This is the public policy of our State. Since the normal age for attending college extends beyond the age of 19 years, under § 30-3-1 courts have the right to assure that the children of divorced parents, who are minors at the time of the divorce, are given the same right to a college education before and after they reach the age of 19 years that they probably would have had if their parents had not divorced.

The trial courts of this state that handle the dissolution of marriages have long dealt with hard problems of alimony and child support and the hardest problem of all, child custody. King Solomon is noted for his wisdom, primarily because of his judgment in a child custody case. Our trial courts have demonstrated that they have the wisdom of Solomon in these domestic matters. We know that they will continue to demonstrate that wisdom in deciding whether to require a parent to provide, or help defray the cost of, a college education for a child, even after that child attains the age of 19 years.

The father suggests that to require him to pay for Patrick's college education after Patrick attained the age of 19 years, would deny the father equal protection under the law. We adopt the following reasoning from Smith, Educational Support Obligations of Noncustodial Parents, 36 Rutgers L.Rev. 588, which discusses, in some detail at pages 626-41, the constitutionality of post-minority college support obligations, and concludes with this observation:

"Following divorce the noncustodial parent, most frequently the father, often establishes a new life for himself, possibly including a new spouse, stepchildren, and new children. One result is that the interest, concern, care, and money of the noncustodial parent that is available for the children of the original marriage often declines or vanishes altogether. This is particularly true in such matters as the cost of education for their post-majority children. By imposing an educational support obligation on these parents, at least one of the disadvantages caused children by divorce can be reduced or eliminated. It is true that the imposition of this burden on divorced noncustodial parents establishes a classification with discriminatory obligations. However, as the Childers [v. Childers] [89 Wash. 2d 592, 604, 575 P.2d 201, 208 (1978)] court pointed out, instead of an arbitrary, inequitable, unreasonable, or unjust classification, what exists is a package of special powers in equity that the courts, regardless of legislation, have long used to protect the interests of children of broken homes and to assure that the disadvantages of divorce on these children are minimized. In short, the courts have found a reasonable relationship between this classification and the legitimate state interest in minimizing the disadvantages to children of divorced parents...."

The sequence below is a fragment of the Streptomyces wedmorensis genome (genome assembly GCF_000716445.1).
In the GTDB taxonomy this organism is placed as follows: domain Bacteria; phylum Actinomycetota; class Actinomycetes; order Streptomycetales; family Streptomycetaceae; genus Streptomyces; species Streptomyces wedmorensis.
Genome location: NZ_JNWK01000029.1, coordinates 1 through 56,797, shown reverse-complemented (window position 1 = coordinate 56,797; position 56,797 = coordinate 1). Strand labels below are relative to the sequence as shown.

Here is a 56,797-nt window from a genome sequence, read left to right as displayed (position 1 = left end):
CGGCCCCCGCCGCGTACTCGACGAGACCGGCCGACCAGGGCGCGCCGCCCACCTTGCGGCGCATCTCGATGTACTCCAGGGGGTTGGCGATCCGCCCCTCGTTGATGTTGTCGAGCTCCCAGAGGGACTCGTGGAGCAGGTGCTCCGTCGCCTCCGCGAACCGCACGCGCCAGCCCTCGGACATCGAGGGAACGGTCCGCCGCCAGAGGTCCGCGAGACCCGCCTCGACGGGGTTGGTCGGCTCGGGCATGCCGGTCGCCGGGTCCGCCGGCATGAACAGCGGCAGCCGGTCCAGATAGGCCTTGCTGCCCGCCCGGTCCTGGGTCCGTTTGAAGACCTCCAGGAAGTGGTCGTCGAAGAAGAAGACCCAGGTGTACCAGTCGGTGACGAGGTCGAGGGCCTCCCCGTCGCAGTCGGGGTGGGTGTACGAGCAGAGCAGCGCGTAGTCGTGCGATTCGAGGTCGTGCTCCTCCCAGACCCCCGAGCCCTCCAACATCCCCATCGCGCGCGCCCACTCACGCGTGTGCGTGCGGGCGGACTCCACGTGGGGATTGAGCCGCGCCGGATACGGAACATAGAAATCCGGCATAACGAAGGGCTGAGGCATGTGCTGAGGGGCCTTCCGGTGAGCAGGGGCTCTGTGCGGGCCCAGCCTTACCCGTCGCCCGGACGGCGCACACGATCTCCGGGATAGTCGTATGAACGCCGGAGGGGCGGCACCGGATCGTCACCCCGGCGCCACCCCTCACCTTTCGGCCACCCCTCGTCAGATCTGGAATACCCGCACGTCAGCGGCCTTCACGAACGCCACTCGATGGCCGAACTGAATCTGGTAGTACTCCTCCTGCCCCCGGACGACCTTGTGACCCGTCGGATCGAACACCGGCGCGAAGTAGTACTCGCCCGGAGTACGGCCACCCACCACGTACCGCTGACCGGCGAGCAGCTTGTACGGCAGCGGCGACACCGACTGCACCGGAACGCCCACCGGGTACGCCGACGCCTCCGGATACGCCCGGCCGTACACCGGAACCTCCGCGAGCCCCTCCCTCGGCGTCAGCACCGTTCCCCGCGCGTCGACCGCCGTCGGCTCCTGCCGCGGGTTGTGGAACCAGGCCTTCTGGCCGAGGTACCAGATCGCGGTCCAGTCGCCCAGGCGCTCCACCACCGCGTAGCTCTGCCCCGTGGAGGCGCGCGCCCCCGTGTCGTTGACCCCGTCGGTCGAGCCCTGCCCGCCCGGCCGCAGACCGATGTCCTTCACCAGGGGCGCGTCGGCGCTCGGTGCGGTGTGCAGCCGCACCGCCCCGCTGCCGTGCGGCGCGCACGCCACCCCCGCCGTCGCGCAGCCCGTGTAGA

36 Rutgers L.Rev. at 641.



STEAGALL, J., concurs in the result.

ALMON and ADAMS, JJ., dissent.

ALMON, Justice (dissenting).

The writ of certiorari was improvidently granted in this case. Therefore, the writ should be quashed. For that reason, I dissent.

ADAMS, J., concurs.


[1] "`Parens patriae,' literally `parent of the country,' refers traditionally to role of state as sovereign and guardian of persons under legal disability." Black's Law Dictionary (5th ed. 1979) at 1003.

[2] Justice Scalia, in his dissent in Johnson v. Transportation Agency, 480 U.S. 616, 671-72, 107 S. Ct. 1442, 1473, 94 L. Ed. 2d 615 (1987), wrote:

"[O]ne must ignore rudimentary principles of political science to draw any conclusions regarding that intent from the failure to enact legislation. The `complicated check on legislation,' The Federalist No. 62, p. 378 (C. Rossiter ed. 1961), erected by our Constitution creates an inertia that makes it impossible to assert with any degree of assurance that congressional failure to act represents (1) approval of the status quo, as opposed to (2) inability to agree upon how to alter the status quo, (3) unawareness of the status quo, (4) indifference to the status quo, or even (5) political cowardice."